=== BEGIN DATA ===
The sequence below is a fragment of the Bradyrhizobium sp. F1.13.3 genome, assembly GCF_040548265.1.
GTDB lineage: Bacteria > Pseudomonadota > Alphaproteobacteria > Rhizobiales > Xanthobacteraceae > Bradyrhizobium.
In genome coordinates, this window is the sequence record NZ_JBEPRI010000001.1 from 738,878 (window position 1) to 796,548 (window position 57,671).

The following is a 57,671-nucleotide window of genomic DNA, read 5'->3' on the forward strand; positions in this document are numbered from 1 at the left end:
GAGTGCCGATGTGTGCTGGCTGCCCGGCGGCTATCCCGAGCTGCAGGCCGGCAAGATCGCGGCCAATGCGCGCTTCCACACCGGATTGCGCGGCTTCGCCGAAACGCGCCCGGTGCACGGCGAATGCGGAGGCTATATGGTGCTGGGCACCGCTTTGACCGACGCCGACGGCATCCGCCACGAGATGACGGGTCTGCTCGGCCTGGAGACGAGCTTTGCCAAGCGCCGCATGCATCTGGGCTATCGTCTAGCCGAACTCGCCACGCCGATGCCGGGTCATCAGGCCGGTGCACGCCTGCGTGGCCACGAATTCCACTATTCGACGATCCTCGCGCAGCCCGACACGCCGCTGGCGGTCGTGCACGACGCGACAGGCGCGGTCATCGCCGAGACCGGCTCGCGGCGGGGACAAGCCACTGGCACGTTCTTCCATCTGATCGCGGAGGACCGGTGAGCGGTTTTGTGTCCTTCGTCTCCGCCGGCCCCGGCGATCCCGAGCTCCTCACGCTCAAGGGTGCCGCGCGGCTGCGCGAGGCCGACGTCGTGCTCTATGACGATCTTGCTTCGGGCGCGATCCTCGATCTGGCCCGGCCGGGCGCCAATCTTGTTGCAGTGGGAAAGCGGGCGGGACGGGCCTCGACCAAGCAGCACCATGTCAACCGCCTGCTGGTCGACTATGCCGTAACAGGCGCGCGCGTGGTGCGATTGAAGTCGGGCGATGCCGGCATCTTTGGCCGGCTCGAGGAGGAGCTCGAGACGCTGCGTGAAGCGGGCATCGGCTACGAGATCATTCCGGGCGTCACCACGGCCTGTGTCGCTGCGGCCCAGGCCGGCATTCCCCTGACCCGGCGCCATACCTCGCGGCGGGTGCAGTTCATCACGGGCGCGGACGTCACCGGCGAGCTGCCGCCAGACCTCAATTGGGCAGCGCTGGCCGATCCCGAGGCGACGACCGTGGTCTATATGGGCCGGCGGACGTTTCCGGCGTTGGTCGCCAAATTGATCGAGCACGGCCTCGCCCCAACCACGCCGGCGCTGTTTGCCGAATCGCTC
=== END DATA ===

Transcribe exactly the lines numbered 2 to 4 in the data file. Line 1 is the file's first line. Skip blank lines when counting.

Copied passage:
GTDB lineage: Bacteria > Pseudomonadota > Alphaproteobacteria > Rhizobiales > Xanthobacteraceae > Bradyrhizobium.
In genome coordinates, this window is the sequence record NZ_JBEPRI010000001.1 from 738,878 (window position 1) to 796,548 (window position 57,671).

The following is a 57,671-nucleotide window of genomic DNA, read 5'->3' on the forward strand; positions in this document are numbered from 1 at the left end: